Integration creates harmony. Impaired integration results in chaos and/or rigidity. Brain or relationship that are not integrated move into dysfunctional state. The brain is unable to balance the flow of energy and information in a flexible way. So it either adopt a very rigid way of handling the energy or it may become very chaotic. The same is true for the relationships, if the information and energy cannot be handled between a couple in flexible and balance manner the relationships become rigid or chaotic.

The natural implication of this interpersonal neurobiology view of integration at the heart of health is that we can empower each other to discover novel and effective approaches to promoting wellness in our relationship, our brains, and our minds.

The nature of the impediment to integration may be some combination of genetic , experiential , or chance factors. This strategy then recognizes each individuals innate potential to heal and become whole by releasing the blocked capacity of that person to integrate the brain and relationships. The role of the clinician , teacher , or parent , then , is to facilitate the discovery of this potential for integration inherent in each of us. This is the way we awaken the mind to create health in the person’s life.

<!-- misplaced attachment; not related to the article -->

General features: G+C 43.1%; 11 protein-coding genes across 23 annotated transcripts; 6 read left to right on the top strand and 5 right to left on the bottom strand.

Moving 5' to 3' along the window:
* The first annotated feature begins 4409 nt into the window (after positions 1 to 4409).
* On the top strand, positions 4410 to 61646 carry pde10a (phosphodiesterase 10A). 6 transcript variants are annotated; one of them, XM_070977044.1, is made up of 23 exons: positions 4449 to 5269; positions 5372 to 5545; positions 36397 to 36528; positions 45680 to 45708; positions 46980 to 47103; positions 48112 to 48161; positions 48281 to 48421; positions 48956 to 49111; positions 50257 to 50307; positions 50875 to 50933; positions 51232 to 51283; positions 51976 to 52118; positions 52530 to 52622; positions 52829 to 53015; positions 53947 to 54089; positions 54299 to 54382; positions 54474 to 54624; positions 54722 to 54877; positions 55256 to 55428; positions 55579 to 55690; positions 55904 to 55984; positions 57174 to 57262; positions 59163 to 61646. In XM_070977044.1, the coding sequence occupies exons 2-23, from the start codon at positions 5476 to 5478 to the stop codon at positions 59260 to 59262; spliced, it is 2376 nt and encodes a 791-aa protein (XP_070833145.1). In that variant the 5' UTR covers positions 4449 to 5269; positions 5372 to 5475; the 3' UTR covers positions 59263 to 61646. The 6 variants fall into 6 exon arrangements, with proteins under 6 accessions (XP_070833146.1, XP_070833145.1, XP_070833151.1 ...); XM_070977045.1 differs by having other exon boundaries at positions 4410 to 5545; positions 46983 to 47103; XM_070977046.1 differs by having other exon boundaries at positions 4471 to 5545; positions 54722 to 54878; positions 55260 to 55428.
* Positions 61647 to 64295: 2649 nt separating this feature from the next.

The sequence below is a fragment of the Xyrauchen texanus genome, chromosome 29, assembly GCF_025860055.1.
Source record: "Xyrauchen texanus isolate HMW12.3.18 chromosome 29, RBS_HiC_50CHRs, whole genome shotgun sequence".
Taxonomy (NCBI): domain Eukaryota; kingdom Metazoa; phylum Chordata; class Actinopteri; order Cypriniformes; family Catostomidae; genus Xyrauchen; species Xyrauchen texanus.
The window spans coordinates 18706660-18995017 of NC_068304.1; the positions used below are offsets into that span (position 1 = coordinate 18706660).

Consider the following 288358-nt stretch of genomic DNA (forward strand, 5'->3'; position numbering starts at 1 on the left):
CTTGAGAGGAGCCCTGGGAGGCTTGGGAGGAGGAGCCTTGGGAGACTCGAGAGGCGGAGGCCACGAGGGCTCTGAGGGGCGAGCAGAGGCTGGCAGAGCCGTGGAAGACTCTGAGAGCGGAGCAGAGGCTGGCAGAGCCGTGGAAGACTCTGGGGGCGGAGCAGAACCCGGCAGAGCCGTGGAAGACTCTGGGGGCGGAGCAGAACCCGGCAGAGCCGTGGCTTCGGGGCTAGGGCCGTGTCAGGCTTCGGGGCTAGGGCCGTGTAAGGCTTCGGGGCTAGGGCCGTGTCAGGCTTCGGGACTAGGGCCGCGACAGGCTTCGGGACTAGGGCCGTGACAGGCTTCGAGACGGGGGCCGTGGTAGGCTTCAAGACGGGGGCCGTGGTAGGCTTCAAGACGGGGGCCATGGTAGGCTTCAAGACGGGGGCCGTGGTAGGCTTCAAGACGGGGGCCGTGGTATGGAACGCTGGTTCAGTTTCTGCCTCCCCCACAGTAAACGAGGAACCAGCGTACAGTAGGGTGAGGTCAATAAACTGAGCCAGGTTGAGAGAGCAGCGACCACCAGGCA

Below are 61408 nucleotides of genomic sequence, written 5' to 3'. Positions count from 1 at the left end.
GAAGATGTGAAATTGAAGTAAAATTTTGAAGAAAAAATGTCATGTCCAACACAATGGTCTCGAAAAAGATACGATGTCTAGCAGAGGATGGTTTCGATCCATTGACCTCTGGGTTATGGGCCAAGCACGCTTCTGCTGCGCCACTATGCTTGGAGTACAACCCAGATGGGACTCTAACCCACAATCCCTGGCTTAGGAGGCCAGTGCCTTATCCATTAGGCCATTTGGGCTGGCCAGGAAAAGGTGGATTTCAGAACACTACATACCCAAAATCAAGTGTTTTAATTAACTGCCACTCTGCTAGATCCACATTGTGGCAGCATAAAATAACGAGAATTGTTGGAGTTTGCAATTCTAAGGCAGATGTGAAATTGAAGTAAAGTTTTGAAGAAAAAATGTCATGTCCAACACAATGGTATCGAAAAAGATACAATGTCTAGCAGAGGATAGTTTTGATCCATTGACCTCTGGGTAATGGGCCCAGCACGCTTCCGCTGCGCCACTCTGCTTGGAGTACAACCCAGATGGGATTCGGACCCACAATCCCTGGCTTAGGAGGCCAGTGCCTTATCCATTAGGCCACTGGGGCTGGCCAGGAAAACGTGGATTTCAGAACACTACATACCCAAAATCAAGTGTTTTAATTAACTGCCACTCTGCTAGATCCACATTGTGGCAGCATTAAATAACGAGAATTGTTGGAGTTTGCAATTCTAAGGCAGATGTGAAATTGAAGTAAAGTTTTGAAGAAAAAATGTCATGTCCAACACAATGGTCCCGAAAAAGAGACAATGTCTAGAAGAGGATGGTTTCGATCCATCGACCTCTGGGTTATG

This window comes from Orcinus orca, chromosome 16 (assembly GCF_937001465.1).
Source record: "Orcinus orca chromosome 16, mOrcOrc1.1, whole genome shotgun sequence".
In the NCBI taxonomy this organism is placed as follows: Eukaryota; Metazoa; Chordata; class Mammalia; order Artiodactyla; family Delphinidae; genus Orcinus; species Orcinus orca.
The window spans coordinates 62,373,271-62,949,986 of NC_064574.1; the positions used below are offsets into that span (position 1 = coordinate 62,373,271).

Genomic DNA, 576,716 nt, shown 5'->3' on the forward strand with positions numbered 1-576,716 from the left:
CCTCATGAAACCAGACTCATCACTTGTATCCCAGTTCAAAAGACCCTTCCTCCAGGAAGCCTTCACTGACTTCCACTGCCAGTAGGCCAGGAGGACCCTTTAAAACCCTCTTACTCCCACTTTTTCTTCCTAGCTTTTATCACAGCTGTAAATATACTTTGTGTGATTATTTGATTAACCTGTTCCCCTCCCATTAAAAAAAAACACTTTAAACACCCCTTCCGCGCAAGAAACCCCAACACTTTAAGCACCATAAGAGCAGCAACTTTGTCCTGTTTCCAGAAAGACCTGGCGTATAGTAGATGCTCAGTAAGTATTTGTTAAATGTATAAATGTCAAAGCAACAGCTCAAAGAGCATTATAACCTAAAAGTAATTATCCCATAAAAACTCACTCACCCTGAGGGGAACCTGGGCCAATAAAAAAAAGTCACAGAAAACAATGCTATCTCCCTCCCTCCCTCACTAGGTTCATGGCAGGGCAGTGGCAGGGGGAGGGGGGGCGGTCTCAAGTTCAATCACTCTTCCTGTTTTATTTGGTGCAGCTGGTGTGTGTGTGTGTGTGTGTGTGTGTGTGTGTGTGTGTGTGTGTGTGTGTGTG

Daniel J. Siegel writes in his book ” Pocket Guide to Interpersonal Neurobiology” ...

“…the triangle in everyday life enables us to see how our minds emerges not only from neural mechanisms but also from relationship we have with other people and with our planet. This means that we don’t ” own ” our minds , but rather we have an expanded sense of identity that goes beyond the boundary of our skin , beyond a definition of ” self” that is limited to just our bodily encasement. When studies of happiness, health, longevity , and even wisdom are reviewed , the key feature shared by each of these attributes is relationships. We can see how the triangle makes relationships equally as important as the embodied mechanisms of the brain in shaping the mind.When the relationships are integrated, a person’s mind thrives and the individual is healthier, happier, wiser, and live longer.”

At the heart of well-being is a fully integrated view of energy and information flow: the way it is shared in relationships, passes through  the embodied  mechanism of the brain, and is regulated by the self-organizing emergent embodied and relational process of mind.

Resources

Daniel J. Siegel  ” Pocket Guide to Interpersonal Neurobiology” 

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  1. C is for Chosen Family. « shanjeniah